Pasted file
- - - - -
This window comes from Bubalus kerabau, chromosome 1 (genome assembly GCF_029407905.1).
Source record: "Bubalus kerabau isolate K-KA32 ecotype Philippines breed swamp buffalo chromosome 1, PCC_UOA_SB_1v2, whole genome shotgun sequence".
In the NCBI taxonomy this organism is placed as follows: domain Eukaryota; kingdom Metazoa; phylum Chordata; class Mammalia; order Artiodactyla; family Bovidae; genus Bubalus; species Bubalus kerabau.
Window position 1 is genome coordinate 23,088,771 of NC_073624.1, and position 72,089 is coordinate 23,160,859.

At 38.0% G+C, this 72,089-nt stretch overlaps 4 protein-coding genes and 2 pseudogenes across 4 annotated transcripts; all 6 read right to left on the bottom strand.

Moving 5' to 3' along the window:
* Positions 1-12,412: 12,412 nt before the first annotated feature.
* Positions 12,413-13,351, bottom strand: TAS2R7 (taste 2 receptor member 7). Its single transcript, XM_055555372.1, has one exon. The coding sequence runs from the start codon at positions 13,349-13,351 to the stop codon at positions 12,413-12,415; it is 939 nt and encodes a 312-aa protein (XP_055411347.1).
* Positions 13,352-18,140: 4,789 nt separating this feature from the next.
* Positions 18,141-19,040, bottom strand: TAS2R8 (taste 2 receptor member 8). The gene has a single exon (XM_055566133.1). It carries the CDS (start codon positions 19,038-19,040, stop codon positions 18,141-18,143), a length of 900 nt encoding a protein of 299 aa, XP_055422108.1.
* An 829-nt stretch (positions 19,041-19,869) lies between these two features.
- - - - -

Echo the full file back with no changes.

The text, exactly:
This window comes from Bubalus kerabau, chromosome 1 (genome assembly GCF_029407905.1).
Source record: "Bubalus kerabau isolate K-KA32 ecotype Philippines breed swamp buffalo chromosome 1, PCC_UOA_SB_1v2, whole genome shotgun sequence".
In the NCBI taxonomy this organism is placed as follows: domain Eukaryota; kingdom Metazoa; phylum Chordata; class Mammalia; order Artiodactyla; family Bovidae; genus Bubalus; species Bubalus kerabau.
Window position 1 is genome coordinate 23,088,771 of NC_073624.1, and position 72,089 is coordinate 23,160,859.

At 38.0% G+C, this 72,089-nt stretch overlaps 4 protein-coding genes and 2 pseudogenes across 4 annotated transcripts; all 6 read right to left on the bottom strand.

Moving 5' to 3' along the window:
* Positions 1-12,412: 12,412 nt before the first annotated feature.
* Positions 12,413-13,351, bottom strand: TAS2R7 (taste 2 receptor member 7). Its single transcript, XM_055555372.1, has one exon. The coding sequence runs from the start codon at positions 13,349-13,351 to the stop codon at positions 12,413-12,415; it is 939 nt and encodes a 312-aa protein (XP_055411347.1).
* Positions 13,352-18,140: 4,789 nt separating this feature from the next.
* Positions 18,141-19,040, bottom strand: TAS2R8 (taste 2 receptor member 8). The gene has a single exon (XM_055566133.1). It carries the CDS (start codon positions 19,038-19,040, stop codon positions 18,141-18,143), a length of 900 nt encoding a protein of 299 aa, XP_055422108.1.
* An 829-nt stretch (positions 19,041-19,869) lies between these two features.